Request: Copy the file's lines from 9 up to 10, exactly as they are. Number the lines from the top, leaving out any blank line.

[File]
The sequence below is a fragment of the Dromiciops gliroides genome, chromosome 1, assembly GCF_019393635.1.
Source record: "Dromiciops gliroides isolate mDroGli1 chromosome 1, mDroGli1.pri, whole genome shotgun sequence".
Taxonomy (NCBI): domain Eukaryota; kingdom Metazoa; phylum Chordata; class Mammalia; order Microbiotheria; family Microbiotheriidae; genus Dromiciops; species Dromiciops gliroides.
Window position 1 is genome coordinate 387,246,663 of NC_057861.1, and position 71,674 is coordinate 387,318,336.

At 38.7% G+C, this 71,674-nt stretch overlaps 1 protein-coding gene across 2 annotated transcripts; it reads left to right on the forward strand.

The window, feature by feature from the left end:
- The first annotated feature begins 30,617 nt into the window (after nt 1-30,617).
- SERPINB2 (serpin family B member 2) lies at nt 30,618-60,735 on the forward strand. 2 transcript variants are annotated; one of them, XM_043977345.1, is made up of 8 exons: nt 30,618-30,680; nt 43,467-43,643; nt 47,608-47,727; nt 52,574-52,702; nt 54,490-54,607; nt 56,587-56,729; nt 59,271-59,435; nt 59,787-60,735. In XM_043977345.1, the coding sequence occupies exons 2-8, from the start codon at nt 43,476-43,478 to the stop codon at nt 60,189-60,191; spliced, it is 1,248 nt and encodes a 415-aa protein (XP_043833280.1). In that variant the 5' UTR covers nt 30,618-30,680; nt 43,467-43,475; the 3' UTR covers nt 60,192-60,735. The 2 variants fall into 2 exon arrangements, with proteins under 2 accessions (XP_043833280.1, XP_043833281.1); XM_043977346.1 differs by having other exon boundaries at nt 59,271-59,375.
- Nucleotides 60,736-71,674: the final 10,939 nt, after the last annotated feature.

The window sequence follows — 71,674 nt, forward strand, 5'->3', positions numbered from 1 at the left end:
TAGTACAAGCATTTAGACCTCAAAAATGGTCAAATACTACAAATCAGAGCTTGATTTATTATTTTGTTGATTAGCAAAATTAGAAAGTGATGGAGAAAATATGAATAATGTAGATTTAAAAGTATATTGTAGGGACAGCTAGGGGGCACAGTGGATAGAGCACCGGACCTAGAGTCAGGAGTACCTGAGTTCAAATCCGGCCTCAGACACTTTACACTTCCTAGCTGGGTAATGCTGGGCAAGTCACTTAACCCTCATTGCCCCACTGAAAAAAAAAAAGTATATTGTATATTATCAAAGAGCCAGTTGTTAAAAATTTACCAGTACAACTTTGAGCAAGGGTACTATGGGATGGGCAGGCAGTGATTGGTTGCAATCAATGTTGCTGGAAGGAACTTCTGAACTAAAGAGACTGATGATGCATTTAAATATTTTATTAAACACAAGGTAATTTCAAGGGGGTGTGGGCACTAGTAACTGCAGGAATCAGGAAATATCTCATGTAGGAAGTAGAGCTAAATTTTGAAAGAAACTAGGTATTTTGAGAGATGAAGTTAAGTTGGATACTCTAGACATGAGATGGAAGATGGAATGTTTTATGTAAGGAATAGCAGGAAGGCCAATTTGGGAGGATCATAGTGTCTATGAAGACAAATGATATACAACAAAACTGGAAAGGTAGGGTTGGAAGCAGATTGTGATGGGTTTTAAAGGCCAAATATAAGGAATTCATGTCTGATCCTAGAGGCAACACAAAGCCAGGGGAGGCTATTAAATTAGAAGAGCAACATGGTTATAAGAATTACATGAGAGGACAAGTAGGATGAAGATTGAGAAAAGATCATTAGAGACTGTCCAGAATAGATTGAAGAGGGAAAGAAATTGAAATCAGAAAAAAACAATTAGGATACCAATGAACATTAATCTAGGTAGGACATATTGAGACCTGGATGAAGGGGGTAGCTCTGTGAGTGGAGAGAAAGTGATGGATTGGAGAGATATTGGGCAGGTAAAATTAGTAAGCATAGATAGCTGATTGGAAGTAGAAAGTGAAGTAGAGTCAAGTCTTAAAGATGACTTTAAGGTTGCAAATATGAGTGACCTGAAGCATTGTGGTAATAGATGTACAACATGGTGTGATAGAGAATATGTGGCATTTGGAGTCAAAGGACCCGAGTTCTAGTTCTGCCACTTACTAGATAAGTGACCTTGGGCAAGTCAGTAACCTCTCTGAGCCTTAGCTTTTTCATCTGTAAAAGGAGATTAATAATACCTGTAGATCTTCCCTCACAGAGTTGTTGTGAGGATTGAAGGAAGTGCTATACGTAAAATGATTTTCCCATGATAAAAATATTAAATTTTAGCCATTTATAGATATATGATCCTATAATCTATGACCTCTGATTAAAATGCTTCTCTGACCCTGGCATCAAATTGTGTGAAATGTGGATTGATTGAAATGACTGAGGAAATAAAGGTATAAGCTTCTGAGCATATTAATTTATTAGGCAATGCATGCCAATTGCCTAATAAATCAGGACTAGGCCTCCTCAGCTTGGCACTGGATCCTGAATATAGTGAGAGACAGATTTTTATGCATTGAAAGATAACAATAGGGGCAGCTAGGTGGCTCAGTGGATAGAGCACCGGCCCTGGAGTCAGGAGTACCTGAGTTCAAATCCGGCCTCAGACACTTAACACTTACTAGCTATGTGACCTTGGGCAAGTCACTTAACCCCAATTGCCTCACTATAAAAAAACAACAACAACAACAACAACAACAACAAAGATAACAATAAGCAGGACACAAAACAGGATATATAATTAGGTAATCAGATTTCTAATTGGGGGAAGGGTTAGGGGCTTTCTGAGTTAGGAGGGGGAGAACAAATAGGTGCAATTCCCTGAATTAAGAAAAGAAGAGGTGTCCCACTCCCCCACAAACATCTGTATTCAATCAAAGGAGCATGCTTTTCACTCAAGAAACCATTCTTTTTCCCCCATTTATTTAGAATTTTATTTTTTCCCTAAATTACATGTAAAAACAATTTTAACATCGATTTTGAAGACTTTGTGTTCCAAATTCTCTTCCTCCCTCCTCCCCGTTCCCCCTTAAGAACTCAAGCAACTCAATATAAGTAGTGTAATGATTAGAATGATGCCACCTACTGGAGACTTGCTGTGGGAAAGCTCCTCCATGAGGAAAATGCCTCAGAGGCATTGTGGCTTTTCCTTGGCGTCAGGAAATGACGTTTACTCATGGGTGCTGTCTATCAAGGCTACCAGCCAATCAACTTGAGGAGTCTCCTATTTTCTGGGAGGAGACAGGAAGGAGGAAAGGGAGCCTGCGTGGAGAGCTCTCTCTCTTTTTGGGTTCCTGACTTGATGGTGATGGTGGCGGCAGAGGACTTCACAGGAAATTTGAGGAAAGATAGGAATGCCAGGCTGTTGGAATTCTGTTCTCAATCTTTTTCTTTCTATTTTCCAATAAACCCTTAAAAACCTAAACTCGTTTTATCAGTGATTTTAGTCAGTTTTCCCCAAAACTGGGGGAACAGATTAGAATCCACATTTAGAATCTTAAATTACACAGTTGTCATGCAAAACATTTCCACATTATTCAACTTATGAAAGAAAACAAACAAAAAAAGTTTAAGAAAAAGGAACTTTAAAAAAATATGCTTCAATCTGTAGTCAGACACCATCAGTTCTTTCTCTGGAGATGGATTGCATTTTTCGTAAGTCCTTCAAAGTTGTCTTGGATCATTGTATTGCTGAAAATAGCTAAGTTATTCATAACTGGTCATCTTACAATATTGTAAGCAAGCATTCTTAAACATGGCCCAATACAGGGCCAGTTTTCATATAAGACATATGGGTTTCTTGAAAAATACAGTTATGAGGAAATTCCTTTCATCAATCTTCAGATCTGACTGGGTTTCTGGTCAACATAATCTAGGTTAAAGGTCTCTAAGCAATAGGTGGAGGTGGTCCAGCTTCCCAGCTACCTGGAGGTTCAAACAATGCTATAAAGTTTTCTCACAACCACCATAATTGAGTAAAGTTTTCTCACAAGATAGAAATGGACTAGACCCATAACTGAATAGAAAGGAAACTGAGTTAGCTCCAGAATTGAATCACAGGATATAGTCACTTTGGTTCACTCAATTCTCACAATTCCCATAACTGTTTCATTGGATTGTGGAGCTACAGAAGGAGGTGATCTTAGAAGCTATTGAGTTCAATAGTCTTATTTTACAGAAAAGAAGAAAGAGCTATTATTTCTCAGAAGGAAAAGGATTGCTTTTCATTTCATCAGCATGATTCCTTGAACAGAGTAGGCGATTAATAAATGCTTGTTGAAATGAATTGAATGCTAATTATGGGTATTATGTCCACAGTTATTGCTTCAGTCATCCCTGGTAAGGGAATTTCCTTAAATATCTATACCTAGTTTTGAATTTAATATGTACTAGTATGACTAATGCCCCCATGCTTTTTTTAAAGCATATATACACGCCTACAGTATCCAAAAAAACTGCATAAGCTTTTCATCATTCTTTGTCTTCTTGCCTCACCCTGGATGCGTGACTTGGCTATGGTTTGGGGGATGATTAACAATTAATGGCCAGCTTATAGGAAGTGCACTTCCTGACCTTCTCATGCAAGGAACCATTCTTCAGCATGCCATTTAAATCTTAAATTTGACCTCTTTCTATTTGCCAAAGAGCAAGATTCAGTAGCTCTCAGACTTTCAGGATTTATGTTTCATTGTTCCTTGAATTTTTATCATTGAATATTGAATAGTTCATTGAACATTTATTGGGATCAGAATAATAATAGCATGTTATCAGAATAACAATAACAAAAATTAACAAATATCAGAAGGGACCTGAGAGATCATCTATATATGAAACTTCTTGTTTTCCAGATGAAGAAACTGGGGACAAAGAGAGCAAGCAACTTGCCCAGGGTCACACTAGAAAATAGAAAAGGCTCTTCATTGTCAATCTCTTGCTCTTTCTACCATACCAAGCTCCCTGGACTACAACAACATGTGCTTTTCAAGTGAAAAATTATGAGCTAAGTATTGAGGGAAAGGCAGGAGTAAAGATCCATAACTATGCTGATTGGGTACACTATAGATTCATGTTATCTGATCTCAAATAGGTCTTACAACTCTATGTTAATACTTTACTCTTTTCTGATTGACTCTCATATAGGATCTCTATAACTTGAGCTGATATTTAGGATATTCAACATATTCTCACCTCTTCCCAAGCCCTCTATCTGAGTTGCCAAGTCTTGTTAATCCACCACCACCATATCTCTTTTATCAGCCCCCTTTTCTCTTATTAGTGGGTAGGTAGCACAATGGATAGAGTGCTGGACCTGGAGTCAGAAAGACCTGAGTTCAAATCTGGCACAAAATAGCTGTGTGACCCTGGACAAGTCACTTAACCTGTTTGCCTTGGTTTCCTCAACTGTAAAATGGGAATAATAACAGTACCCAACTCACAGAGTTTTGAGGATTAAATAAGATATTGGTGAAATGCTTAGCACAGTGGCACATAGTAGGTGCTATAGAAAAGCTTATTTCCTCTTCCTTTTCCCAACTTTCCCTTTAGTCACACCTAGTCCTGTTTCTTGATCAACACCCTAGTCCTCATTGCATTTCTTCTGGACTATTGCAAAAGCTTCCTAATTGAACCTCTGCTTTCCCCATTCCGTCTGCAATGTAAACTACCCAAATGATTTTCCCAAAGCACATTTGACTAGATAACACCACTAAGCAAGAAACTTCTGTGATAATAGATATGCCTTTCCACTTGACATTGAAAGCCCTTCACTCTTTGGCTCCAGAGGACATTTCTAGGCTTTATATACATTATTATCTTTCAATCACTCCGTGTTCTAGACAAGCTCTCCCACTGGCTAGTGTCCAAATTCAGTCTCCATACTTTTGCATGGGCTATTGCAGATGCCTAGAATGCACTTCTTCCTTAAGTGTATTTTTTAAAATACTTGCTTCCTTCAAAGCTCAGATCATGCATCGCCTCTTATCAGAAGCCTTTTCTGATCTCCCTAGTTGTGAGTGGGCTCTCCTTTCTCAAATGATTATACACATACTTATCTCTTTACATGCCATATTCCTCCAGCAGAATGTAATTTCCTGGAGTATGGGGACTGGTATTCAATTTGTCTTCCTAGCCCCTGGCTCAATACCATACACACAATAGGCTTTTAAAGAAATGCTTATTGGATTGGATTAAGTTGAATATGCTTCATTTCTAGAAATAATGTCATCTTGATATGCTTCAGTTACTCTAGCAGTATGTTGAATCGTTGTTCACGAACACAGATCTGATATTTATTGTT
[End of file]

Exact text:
- Nucleotides 60,736-71,674: the final 10,939 nt, after the last annotated feature.

The window sequence follows — 71,674 nt, forward strand, 5'->3', positions numbered from 1 at the left end: